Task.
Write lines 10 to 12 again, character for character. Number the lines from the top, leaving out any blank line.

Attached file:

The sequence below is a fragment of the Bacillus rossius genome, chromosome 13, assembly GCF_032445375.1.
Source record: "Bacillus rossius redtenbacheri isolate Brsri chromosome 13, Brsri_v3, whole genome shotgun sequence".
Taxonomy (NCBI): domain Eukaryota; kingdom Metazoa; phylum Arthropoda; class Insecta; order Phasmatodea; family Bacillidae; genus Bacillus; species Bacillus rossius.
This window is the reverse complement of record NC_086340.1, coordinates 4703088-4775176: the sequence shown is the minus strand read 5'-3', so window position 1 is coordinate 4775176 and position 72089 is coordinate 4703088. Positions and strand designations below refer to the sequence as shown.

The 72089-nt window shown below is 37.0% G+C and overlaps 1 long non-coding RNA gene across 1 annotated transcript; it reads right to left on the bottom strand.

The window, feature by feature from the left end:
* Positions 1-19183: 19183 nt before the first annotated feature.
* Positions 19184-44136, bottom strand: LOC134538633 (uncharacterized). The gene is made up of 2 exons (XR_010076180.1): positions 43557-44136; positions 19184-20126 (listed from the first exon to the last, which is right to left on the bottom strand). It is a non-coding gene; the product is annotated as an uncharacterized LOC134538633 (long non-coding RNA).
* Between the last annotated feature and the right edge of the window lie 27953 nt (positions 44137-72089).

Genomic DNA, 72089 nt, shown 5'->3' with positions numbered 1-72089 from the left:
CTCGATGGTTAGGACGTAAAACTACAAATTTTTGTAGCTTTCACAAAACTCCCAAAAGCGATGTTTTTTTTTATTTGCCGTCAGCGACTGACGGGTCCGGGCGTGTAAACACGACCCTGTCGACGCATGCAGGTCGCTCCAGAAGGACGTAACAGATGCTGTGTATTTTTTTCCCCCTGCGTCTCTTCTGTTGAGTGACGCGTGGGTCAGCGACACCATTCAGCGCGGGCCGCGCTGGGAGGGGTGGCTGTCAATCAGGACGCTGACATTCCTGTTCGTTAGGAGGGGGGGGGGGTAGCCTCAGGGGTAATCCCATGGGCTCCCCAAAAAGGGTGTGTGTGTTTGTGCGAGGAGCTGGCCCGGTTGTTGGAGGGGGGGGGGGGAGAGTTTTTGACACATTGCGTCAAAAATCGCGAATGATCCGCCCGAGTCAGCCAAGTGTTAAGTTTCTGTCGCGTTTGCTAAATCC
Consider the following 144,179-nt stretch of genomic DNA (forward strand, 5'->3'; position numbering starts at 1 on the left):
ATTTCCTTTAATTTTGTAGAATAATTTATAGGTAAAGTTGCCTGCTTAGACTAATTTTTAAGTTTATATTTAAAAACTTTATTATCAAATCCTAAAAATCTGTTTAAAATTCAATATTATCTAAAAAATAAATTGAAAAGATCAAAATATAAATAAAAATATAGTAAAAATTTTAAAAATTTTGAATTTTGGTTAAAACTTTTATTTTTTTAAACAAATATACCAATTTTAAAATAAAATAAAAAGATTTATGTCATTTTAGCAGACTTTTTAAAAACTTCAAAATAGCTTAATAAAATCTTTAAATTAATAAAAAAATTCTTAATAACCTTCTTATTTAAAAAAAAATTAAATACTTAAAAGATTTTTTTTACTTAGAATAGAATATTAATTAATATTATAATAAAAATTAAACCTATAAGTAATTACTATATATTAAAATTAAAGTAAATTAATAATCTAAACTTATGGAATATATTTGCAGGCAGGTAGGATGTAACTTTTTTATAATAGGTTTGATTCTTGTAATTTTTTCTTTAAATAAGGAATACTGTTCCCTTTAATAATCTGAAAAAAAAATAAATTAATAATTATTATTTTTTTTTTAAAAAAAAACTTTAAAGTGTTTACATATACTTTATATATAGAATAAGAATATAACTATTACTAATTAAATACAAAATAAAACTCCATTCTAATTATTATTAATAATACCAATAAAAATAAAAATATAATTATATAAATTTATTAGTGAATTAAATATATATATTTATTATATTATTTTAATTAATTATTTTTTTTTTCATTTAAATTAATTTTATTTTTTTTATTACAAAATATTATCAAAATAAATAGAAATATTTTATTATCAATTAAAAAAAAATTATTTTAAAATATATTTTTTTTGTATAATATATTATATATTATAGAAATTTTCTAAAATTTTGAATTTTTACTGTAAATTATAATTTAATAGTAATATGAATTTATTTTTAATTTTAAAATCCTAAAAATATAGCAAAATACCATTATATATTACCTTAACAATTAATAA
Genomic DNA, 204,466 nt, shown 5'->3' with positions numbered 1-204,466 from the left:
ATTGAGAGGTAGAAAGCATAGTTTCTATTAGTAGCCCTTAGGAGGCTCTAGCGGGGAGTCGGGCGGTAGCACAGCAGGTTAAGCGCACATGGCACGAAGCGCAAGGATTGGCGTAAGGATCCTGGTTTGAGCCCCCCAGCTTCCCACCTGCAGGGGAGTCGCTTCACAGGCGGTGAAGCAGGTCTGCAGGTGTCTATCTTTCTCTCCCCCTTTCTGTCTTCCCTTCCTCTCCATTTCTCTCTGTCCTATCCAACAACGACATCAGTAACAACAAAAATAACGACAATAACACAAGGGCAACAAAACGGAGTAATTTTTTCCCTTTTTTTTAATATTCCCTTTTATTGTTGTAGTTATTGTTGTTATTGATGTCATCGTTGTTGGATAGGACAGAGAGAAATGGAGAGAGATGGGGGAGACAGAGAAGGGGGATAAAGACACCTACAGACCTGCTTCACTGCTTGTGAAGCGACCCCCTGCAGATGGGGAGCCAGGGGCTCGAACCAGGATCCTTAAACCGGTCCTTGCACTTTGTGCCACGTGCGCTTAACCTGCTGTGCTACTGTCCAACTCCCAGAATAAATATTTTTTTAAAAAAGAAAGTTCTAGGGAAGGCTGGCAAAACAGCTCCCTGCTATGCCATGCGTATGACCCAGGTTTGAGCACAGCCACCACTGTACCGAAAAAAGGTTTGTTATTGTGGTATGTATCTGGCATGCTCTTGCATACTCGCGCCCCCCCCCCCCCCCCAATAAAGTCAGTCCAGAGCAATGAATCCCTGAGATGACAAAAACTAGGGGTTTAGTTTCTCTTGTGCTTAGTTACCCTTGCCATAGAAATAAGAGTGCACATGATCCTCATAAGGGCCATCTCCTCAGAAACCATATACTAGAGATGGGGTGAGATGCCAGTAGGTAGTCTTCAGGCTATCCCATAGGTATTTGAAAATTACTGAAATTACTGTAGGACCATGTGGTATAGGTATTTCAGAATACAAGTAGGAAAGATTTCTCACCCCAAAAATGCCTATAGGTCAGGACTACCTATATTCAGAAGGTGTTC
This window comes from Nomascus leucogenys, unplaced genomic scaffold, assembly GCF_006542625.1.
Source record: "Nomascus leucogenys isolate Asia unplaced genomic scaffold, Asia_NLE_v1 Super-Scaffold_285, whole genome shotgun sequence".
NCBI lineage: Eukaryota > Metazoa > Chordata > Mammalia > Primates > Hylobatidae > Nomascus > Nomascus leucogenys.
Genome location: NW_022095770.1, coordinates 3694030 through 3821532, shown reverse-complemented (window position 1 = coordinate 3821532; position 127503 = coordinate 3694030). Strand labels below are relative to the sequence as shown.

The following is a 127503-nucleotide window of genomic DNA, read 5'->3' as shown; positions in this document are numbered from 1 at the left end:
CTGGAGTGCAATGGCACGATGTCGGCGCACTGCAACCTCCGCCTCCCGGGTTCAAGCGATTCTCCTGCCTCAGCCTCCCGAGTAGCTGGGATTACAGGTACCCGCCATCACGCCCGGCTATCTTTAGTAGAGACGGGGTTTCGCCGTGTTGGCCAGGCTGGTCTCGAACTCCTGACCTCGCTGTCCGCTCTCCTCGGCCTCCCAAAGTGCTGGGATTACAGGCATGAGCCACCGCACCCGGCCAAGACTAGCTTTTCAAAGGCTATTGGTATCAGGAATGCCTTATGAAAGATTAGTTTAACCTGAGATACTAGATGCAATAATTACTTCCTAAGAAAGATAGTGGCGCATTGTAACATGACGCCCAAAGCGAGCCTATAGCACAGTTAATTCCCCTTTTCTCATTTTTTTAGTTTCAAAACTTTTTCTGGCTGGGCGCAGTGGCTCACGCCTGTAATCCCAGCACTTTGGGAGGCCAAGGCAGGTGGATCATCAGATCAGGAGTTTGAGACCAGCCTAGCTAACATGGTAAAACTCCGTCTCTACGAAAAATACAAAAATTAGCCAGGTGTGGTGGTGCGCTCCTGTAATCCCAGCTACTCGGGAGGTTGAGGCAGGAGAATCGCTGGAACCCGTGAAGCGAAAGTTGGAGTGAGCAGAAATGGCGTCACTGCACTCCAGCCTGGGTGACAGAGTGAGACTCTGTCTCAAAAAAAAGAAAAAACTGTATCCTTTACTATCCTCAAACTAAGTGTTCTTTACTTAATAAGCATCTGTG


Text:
Genomic DNA, 72089 nt, shown 5'->3' with positions numbered 1-72089 from the left:
CTCGATGGTTAGGACGTAAAACTACAAATTTTTGTAGCTTTCACAAAACTCCCAAAAGCGATGTTTTTTTTTATTTGCCGTCAGCGACTGACGGGTCCGGGCGTGTAAACACGACCCTGTCGACGCATGCAGGTCGCTCCAGAAGGACGTAACAGATGCTGTGTATTTTTTTCCCCCTGCGTCTCTTCTGTTGAGTGACGCGTGGGTCAGCGACACCATTCAGCGCGGGCCGCGCTGGGAGGGGTGGCTGTCAATCAGGACGCTGACATTCCTGTTCGTTAGGAGGGGGGGGGGGTAGCCTCAGGGGTAATCCCATGGGCTCCCCAAAAAGGGTGTGTGTGTTTGTGCGAGGAGCTGGCCCGGTTGTTGGAGGGGGGGGGGGGAGAGTTTTTGACACATTGCGTCAAAAATCGCGAATGATCCGCCCGAGTCAGCCAAGTGTTAAGTTTCTGTCGCGTTTGCTAAATCC
Consider the following 144,179-nt stretch of genomic DNA (forward strand, 5'->3'; position numbering starts at 1 on the left):